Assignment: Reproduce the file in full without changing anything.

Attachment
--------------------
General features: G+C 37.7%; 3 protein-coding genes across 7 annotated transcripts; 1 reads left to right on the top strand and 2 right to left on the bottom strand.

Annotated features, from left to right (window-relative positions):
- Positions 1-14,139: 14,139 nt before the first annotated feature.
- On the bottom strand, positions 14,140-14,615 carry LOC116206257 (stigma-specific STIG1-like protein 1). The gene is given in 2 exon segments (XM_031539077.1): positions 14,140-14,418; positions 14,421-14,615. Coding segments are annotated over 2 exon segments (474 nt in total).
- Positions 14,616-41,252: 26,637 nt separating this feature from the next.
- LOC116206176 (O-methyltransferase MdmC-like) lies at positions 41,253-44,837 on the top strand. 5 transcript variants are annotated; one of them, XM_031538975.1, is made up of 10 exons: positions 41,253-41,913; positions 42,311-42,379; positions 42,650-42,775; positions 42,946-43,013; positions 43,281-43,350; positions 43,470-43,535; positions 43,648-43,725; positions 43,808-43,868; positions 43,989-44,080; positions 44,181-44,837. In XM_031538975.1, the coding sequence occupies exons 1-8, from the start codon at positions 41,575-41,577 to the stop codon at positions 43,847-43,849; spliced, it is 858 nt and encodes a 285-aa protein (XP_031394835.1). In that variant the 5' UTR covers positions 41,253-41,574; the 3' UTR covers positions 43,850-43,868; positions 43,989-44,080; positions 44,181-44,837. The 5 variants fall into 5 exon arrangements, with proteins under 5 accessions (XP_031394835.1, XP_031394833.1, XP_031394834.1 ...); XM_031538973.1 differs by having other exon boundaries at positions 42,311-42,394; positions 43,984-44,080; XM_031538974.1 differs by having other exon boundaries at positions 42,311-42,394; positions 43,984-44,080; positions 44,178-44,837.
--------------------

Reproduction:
General features: G+C 37.7%; 3 protein-coding genes across 7 annotated transcripts; 1 reads left to right on the top strand and 2 right to left on the bottom strand.

Annotated features, from left to right (window-relative positions):
- Positions 1-14,139: 14,139 nt before the first annotated feature.
- On the bottom strand, positions 14,140-14,615 carry LOC116206257 (stigma-specific STIG1-like protein 1). The gene is given in 2 exon segments (XM_031539077.1): positions 14,140-14,418; positions 14,421-14,615. Coding segments are annotated over 2 exon segments (474 nt in total).
- Positions 14,616-41,252: 26,637 nt separating this feature from the next.
- LOC116206176 (O-methyltransferase MdmC-like) lies at positions 41,253-44,837 on the top strand. 5 transcript variants are annotated; one of them, XM_031538975.1, is made up of 10 exons: positions 41,253-41,913; positions 42,311-42,379; positions 42,650-42,775; positions 42,946-43,013; positions 43,281-43,350; positions 43,470-43,535; positions 43,648-43,725; positions 43,808-43,868; positions 43,989-44,080; positions 44,181-44,837. In XM_031538975.1, the coding sequence occupies exons 1-8, from the start codon at positions 41,575-41,577 to the stop codon at positions 43,847-43,849; spliced, it is 858 nt and encodes a 285-aa protein (XP_031394835.1). In that variant the 5' UTR covers positions 41,253-41,574; the 3' UTR covers positions 43,850-43,868; positions 43,989-44,080; positions 44,181-44,837. The 5 variants fall into 5 exon arrangements, with proteins under 5 accessions (XP_031394835.1, XP_031394833.1, XP_031394834.1 ...); XM_031538973.1 differs by having other exon boundaries at positions 42,311-42,394; positions 43,984-44,080; XM_031538974.1 differs by having other exon boundaries at positions 42,311-42,394; positions 43,984-44,080; positions 44,178-44,837.